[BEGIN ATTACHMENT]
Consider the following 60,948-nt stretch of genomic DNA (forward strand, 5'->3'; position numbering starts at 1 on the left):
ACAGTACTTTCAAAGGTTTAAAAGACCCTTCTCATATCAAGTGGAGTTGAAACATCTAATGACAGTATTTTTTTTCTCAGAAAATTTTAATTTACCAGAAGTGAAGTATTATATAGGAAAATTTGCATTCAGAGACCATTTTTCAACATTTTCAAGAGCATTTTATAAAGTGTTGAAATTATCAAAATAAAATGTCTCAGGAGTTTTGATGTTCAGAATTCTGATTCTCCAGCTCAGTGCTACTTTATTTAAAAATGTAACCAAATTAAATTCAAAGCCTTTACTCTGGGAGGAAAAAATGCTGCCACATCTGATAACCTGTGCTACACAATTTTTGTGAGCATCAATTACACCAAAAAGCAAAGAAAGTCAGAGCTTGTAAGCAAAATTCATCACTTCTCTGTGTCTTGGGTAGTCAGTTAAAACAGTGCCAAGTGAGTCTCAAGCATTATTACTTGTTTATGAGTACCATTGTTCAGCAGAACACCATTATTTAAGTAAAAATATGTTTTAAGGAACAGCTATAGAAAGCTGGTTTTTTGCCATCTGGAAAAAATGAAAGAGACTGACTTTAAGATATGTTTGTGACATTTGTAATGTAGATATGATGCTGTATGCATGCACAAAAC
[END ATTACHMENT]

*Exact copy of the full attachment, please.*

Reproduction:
Consider the following 60,948-nt stretch of genomic DNA (forward strand, 5'->3'; position numbering starts at 1 on the left):
ACAGTACTTTCAAAGGTTTAAAAGACCCTTCTCATATCAAGTGGAGTTGAAACATCTAATGACAGTATTTTTTTTCTCAGAAAATTTTAATTTACCAGAAGTGAAGTATTATATAGGAAAATTTGCATTCAGAGACCATTTTTCAACATTTTCAAGAGCATTTTATAAAGTGTTGAAATTATCAAAATAAAATGTCTCAGGAGTTTTGATGTTCAGAATTCTGATTCTCCAGCTCAGTGCTACTTTATTTAAAAATGTAACCAAATTAAATTCAAAGCCTTTACTCTGGGAGGAAAAAATGCTGCCACATCTGATAACCTGTGCTACACAATTTTTGTGAGCATCAATTACACCAAAAAGCAAAGAAAGTCAGAGCTTGTAAGCAAAATTCATCACTTCTCTGTGTCTTGGGTAGTCAGTTAAAACAGTGCCAAGTGAGTCTCAAGCATTATTACTTGTTTATGAGTACCATTGTTCAGCAGAACACCATTATTTAAGTAAAAATATGTTTTAAGGAACAGCTATAGAAAGCTGGTTTTTTGCCATCTGGAAAAAATGAAAGAGACTGACTTTAAGATATGTTTGTGACATTTGTAATGTAGATATGATGCTGTATGCATGCACAAAAC